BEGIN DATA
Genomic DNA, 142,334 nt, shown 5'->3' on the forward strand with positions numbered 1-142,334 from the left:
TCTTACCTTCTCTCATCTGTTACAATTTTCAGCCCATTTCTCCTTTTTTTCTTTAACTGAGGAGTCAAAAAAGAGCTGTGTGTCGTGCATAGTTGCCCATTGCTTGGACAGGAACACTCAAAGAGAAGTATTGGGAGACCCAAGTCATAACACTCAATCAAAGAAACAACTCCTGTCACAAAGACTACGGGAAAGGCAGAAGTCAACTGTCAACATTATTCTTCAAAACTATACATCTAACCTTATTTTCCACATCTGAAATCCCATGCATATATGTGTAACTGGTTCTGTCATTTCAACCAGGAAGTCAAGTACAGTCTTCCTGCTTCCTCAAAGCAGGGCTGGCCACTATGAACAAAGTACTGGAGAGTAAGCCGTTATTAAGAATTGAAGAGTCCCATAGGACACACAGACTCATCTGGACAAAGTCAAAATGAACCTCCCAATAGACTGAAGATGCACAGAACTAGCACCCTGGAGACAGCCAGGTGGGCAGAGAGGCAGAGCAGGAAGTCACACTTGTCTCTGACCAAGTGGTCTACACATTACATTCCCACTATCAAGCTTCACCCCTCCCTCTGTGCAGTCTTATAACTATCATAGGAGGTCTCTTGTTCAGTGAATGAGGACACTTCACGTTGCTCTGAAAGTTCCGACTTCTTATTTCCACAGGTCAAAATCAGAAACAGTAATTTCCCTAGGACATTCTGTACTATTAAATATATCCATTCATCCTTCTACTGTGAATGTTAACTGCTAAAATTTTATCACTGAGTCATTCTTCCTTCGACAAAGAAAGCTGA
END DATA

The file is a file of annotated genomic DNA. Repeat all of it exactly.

Genomic DNA, 142,334 nt, shown 5'->3' on the forward strand with positions numbered 1-142,334 from the left:
TCTTACCTTCTCTCATCTGTTACAATTTTCAGCCCATTTCTCCTTTTTTTCTTTAACTGAGGAGTCAAAAAAGAGCTGTGTGTCGTGCATAGTTGCCCATTGCTTGGACAGGAACACTCAAAGAGAAGTATTGGGAGACCCAAGTCATAACACTCAATCAAAGAAACAACTCCTGTCACAAAGACTACGGGAAAGGCAGAAGTCAACTGTCAACATTATTCTTCAAAACTATACATCTAACCTTATTTTCCACATCTGAAATCCCATGCATATATGTGTAACTGGTTCTGTCATTTCAACCAGGAAGTCAAGTACAGTCTTCCTGCTTCCTCAAAGCAGGGCTGGCCACTATGAACAAAGTACTGGAGAGTAAGCCGTTATTAAGAATTGAAGAGTCCCATAGGACACACAGACTCATCTGGACAAAGTCAAAATGAACCTCCCAATAGACTGAAGATGCACAGAACTAGCACCCTGGAGACAGCCAGGTGGGCAGAGAGGCAGAGCAGGAAGTCACACTTGTCTCTGACCAAGTGGTCTACACATTACATTCCCACTATCAAGCTTCACCCCTCCCTCTGTGCAGTCTTATAACTATCATAGGAGGTCTCTTGTTCAGTGAATGAGGACACTTCACGTTGCTCTGAAAGTTCCGACTTCTTATTTCCACAGGTCAAAATCAGAAACAGTAATTTCCCTAGGACATTCTGTACTATTAAATATATCCATTCATCCTTCTACTGTGAATGTTAACTGCTAAAATTTTATCACTGAGTCATTCTTCCTTCGACAAAGAAAGCTGA